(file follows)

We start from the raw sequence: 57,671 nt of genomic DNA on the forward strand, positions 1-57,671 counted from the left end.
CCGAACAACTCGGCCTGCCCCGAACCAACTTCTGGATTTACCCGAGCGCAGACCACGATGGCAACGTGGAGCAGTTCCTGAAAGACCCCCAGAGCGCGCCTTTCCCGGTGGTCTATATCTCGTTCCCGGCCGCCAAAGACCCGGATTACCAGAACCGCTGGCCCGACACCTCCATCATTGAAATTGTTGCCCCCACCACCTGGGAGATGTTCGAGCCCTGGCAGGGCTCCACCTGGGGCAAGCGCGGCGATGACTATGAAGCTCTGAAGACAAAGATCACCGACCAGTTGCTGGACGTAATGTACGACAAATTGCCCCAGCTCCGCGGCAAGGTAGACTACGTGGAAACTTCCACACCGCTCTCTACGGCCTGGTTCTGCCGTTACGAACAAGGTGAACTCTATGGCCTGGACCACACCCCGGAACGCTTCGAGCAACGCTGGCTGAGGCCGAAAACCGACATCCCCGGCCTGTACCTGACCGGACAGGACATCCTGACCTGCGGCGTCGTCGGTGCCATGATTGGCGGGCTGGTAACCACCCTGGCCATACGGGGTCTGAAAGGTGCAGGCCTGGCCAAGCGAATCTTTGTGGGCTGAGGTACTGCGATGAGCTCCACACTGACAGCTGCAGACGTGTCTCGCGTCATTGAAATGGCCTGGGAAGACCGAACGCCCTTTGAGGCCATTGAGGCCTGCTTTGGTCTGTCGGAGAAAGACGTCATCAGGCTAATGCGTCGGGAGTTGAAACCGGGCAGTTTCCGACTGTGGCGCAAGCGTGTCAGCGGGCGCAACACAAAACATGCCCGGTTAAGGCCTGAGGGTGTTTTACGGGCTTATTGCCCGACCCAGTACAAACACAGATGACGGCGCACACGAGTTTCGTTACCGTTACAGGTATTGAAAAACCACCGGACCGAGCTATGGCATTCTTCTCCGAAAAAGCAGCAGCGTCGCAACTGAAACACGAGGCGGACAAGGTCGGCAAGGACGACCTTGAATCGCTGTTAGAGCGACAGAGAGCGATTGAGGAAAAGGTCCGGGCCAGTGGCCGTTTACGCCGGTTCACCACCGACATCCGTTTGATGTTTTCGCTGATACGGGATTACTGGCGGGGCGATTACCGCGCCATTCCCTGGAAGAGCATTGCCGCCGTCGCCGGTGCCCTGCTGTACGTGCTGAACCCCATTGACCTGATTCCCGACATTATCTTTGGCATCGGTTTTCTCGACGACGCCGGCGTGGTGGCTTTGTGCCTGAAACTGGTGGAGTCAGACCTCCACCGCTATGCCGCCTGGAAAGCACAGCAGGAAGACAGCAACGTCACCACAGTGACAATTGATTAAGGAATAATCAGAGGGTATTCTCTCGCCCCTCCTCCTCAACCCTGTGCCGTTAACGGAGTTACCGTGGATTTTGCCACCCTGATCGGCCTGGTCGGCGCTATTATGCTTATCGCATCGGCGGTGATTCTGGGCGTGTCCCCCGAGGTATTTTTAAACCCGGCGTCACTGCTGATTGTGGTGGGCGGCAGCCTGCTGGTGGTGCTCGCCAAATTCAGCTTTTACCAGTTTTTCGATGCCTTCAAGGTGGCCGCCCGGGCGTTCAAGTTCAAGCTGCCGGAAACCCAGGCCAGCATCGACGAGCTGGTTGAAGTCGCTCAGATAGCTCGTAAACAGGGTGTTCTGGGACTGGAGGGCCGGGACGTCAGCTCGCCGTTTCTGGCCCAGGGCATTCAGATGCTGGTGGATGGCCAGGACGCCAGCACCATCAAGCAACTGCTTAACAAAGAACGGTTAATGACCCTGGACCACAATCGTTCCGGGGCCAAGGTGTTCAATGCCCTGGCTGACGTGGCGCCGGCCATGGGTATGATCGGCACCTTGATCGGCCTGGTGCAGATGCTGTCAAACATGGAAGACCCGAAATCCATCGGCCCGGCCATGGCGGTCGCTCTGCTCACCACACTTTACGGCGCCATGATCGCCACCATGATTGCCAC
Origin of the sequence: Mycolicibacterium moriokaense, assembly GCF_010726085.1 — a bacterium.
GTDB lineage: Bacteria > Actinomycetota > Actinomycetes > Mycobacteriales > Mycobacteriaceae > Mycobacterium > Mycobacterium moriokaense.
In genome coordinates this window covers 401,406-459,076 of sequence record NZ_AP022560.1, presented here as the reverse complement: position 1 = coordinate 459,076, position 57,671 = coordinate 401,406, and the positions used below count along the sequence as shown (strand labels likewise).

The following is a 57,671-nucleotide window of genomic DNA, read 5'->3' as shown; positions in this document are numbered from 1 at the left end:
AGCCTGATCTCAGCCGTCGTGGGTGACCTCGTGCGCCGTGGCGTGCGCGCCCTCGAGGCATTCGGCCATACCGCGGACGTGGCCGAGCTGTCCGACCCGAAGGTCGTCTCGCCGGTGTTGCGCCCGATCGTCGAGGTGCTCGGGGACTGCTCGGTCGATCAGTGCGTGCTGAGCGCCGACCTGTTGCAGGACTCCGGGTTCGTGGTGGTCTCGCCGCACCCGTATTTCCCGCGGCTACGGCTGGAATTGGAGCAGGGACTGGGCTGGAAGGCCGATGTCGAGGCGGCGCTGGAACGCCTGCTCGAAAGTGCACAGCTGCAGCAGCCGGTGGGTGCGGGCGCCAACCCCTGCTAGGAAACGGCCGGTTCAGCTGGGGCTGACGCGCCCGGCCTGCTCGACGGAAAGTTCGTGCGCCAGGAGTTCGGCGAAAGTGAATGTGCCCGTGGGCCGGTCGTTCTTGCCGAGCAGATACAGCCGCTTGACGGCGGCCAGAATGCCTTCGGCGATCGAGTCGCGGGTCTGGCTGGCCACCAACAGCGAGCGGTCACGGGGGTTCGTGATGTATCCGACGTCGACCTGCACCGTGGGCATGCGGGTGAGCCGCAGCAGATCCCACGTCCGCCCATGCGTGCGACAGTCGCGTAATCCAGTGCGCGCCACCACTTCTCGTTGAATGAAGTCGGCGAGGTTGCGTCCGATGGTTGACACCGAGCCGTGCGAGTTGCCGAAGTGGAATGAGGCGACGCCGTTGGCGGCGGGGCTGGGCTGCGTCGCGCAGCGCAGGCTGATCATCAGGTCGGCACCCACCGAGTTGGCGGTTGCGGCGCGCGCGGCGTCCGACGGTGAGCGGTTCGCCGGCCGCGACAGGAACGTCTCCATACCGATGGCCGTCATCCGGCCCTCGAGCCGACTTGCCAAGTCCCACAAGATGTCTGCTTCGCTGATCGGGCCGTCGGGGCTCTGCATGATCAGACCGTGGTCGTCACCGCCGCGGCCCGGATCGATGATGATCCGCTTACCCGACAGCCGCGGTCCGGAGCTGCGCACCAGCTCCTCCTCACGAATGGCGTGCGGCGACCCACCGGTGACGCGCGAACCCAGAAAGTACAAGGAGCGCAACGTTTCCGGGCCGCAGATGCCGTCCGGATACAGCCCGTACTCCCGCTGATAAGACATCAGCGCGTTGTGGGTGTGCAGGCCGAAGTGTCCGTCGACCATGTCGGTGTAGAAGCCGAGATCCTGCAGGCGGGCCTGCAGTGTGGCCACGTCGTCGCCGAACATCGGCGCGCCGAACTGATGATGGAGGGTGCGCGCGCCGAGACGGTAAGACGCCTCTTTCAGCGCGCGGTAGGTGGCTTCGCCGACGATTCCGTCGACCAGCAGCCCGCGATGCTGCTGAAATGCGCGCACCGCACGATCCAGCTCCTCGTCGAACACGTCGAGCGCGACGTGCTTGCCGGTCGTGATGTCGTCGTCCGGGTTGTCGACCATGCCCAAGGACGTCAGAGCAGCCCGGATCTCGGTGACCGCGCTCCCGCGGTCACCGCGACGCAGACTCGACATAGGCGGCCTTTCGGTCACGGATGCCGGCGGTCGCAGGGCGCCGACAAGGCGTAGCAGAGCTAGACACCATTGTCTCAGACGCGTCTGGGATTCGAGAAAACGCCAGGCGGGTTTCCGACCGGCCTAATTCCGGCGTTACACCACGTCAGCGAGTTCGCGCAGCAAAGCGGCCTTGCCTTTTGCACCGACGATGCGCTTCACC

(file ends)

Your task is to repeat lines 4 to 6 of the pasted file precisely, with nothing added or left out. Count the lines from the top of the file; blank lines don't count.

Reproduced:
GTDB lineage: Bacteria > Actinomycetota > Actinomycetes > Mycobacteriales > Mycobacteriaceae > Mycobacterium > Mycobacterium moriokaense.
In genome coordinates this window covers 401,406-459,076 of sequence record NZ_AP022560.1, presented here as the reverse complement: position 1 = coordinate 459,076, position 57,671 = coordinate 401,406, and the positions used below count along the sequence as shown (strand labels likewise).

The following is a 57,671-nucleotide window of genomic DNA, read 5'->3' as shown; positions in this document are numbered from 1 at the left end: